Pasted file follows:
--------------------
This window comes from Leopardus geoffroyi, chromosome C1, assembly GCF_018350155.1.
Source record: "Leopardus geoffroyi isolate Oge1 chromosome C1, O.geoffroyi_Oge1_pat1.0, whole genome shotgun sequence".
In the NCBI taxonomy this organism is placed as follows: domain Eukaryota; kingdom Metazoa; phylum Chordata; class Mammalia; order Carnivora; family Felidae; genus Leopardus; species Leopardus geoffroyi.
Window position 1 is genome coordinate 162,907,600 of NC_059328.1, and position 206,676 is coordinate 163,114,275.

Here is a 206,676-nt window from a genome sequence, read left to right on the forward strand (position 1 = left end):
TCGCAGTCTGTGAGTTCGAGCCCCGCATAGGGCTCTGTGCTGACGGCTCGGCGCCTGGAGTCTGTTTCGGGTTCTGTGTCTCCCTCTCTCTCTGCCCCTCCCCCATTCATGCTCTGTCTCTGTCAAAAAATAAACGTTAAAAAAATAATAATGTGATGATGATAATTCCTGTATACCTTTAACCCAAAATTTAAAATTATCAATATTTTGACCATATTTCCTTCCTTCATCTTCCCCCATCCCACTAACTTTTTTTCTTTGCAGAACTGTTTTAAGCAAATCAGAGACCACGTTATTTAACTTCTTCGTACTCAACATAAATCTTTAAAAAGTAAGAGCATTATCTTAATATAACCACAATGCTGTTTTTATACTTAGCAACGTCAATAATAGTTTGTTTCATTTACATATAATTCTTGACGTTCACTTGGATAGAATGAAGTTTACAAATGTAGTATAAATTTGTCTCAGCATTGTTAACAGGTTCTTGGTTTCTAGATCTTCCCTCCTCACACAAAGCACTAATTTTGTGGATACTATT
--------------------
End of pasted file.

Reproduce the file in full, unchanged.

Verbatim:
This window comes from Leopardus geoffroyi, chromosome C1, assembly GCF_018350155.1.
Source record: "Leopardus geoffroyi isolate Oge1 chromosome C1, O.geoffroyi_Oge1_pat1.0, whole genome shotgun sequence".
In the NCBI taxonomy this organism is placed as follows: domain Eukaryota; kingdom Metazoa; phylum Chordata; class Mammalia; order Carnivora; family Felidae; genus Leopardus; species Leopardus geoffroyi.
Window position 1 is genome coordinate 162,907,600 of NC_059328.1, and position 206,676 is coordinate 163,114,275.

Here is a 206,676-nt window from a genome sequence, read left to right on the forward strand (position 1 = left end):
TCGCAGTCTGTGAGTTCGAGCCCCGCATAGGGCTCTGTGCTGACGGCTCGGCGCCTGGAGTCTGTTTCGGGTTCTGTGTCTCCCTCTCTCTCTGCCCCTCCCCCATTCATGCTCTGTCTCTGTCAAAAAATAAACGTTAAAAAAATAATAATGTGATGATGATAATTCCTGTATACCTTTAACCCAAAATTTAAAATTATCAATATTTTGACCATATTTCCTTCCTTCATCTTCCCCCATCCCACTAACTTTTTTTCTTTGCAGAACTGTTTTAAGCAAATCAGAGACCACGTTATTTAACTTCTTCGTACTCAACATAAATCTTTAAAAAGTAAGAGCATTATCTTAATATAACCACAATGCTGTTTTTATACTTAGCAACGTCAATAATAGTTTGTTTCATTTACATATAATTCTTGACGTTCACTTGGATAGAATGAAGTTTACAAATGTAGTATAAATTTGTCTCAGCATTGTTAACAGGTTCTTGGTTTCTAGATCTTCCCTCCTCACACAAAGCACTAATTTTGTGGATACTATT